Gas giants pay no tax on income of $138 billion

Silhouette of gas plant and worker (strike hancock)
Gas plant (Image: Shutterstock)

New analysis of data published by the Australian Tax Office (ATO) shows that five of the gas industry’s most prominent companies have paid no income tax for at least the past seven years, despite a combined income from their Australian operations of $138 billion, according to The Australia Institute.

Four of the five members of the Australian Petroleum Production & Exploration Association (APPEA) (Arrow Energy, Australia-Pacific LNG, Chevron and ExxonMobil) that haven’t paid any income tax are foreign-owned, resulting in all profits heading straight offshore.

Related article: Woodside and BHP petroleum merger one step closer

The research from the Australia Institute comes as Prime Minister Scott Morrison is expected to open the APPEA conference in Brisbane today—the largest gas and oil industry event in Australia.

Findings include:

  • In a 2012 APPEA claimed Queensland coal seam gas LNG companies would have paid around $11.2 billion in federal income tax by 2020. They have paid almost none.
  • In 2015 Chevron estimated it would have paid around $4 billion in “direct taxations and royalties” by 2020. It has paid no income tax or resource tax over that period. 
  • In 2013 Shell claimed that its Prelude floating LNG project would pay $12 billion in taxes over the life of the project. Shell has since acknowledged it will never pay PRRT has paid no income tax since 2015.
  • An eighth company, Australian company Santos, paid just $6 million income tax on $28.9 billion of income, and paid no income tax from 2015 to 2018 and 2020.
  • A thorough overhaul of taxation of the oil and gas industry in Australia is long overdue.  

“It’s unbelievable that you can make $138 billion and pay nothing in tax. Our governments should not be letting this happen and we need an overhaul of how the oil and gas industry is taxed in Australia,” The Australia Institute principal advisor Mark Ogge said.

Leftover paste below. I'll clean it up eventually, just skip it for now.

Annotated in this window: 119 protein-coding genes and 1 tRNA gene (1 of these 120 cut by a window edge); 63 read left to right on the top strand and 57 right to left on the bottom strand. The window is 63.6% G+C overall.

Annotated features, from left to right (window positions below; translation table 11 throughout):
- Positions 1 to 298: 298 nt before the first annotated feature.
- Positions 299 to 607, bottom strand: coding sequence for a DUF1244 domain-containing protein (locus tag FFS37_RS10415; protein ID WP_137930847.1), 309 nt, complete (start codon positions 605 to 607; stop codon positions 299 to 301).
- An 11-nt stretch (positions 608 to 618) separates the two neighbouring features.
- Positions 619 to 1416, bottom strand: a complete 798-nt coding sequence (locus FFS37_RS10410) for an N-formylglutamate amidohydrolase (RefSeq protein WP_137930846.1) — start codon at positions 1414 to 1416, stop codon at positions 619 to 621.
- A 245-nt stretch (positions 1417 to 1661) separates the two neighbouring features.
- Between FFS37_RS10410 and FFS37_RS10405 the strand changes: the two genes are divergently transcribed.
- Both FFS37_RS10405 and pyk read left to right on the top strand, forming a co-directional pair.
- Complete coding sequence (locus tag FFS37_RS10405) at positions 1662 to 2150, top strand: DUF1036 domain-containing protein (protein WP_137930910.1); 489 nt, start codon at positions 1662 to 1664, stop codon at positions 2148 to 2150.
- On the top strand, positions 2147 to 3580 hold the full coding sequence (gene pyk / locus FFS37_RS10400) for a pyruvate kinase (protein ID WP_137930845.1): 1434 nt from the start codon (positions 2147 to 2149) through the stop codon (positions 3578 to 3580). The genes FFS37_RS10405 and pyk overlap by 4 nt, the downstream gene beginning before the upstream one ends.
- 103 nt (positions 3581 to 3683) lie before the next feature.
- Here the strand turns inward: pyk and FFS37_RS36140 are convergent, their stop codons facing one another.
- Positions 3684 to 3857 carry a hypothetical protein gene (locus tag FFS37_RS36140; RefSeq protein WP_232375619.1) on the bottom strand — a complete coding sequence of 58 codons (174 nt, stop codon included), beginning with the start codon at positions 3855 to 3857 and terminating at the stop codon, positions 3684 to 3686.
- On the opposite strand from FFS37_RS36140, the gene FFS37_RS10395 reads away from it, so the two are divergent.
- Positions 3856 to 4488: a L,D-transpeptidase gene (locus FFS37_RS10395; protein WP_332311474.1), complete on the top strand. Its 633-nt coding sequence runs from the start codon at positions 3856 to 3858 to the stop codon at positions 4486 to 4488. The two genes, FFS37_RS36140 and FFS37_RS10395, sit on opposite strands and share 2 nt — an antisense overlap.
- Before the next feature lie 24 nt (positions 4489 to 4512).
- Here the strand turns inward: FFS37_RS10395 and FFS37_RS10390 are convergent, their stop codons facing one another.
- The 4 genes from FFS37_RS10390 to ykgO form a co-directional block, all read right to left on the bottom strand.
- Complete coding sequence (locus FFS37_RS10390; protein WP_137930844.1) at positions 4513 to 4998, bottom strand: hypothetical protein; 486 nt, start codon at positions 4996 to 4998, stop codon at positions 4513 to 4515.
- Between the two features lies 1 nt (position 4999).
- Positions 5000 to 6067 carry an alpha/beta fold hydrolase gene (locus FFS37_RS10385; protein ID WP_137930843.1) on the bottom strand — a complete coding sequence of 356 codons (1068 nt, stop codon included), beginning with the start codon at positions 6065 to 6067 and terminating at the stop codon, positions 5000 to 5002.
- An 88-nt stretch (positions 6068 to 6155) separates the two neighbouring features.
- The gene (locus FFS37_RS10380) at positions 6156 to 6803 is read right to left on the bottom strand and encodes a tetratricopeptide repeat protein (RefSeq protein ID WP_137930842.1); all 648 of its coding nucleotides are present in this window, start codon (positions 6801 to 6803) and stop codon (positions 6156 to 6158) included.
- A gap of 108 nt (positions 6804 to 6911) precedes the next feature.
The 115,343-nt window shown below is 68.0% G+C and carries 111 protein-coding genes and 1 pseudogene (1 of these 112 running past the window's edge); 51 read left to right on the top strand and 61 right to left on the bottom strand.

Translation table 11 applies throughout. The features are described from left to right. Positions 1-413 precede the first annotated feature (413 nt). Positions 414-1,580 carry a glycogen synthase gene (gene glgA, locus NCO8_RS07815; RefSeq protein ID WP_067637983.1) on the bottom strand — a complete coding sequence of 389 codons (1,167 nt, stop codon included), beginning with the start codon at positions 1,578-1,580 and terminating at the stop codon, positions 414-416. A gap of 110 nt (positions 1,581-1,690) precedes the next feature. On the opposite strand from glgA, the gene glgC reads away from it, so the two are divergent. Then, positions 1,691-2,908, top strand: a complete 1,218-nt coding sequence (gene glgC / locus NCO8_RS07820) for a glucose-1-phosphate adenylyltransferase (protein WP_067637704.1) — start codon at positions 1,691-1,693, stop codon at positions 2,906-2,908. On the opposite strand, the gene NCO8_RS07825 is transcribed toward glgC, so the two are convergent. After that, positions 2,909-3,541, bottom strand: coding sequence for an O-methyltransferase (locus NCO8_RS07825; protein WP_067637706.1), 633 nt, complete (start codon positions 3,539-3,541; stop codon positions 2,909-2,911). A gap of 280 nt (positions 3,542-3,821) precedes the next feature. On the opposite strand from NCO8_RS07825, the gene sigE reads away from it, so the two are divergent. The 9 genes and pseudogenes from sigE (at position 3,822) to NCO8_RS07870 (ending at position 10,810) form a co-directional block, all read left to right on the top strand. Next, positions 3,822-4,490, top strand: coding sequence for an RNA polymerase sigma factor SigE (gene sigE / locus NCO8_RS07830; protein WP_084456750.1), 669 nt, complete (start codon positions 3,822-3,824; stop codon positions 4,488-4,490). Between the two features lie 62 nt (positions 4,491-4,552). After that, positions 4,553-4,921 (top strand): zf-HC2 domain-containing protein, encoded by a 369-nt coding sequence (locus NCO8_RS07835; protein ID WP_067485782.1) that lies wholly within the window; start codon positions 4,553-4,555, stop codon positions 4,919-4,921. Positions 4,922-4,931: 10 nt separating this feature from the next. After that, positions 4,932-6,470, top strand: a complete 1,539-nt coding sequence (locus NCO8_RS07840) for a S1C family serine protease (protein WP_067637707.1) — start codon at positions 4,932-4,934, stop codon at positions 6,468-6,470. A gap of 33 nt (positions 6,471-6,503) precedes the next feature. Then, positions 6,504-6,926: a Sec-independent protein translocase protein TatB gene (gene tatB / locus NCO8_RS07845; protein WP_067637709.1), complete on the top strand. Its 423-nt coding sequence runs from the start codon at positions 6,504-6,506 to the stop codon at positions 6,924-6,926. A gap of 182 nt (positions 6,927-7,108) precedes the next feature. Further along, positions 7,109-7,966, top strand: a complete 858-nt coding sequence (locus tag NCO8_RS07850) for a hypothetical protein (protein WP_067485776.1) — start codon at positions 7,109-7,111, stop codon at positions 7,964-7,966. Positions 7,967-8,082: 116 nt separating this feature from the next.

“The gas companies promised us billions in revenue and instead we end up with little in our pockets and a whole lot more of climate impacts. 

“We trust our politicians to tax our natural resources to the benefit of all Australians, but instead some of the largest gas miners, members of APPEA, are paying absolutely nothing. 

“The federal government is virtually giving the resource away for free, gift wrapped in subsidies, mostly to foreign-owned companies, many of whom pay little if any tax.  

“Imagine if you trusted an agent to sell your house to get the best deal possible, but instead they gave it to their mate for next to nothing. This is what is happening with our gas resources.

“Far greater scrutiny should be given to the close ties between some of our political representatives and the oil and gas companies who benefit from their largesse with our money. “

APPEA acting chief executive Damian Dwyer responded saying, “This report mispresents our contribution, excludes direct payments like royalties and rents, and doesn’t reflect the way our tax system works.

Related article: New shipping fleet must be ‘geared for gas’

“The companies that this anti-gas group is referring to deliver more than $5 billion in direct payments to governments every year—that’s more than $150 billion since the late 1980s.

Looking at rents and taxes as a measure of economic contribution is far too a narrow lens—it totally ignores our overall contribution through employment, supporting other industries and facilitating regional growth, which was measured by AGIT at almost $500 billion a year.”

Previous articleWoodside and BHP petroleum merger one step closer
Next articleAussie researchers achieve night-time solar in world first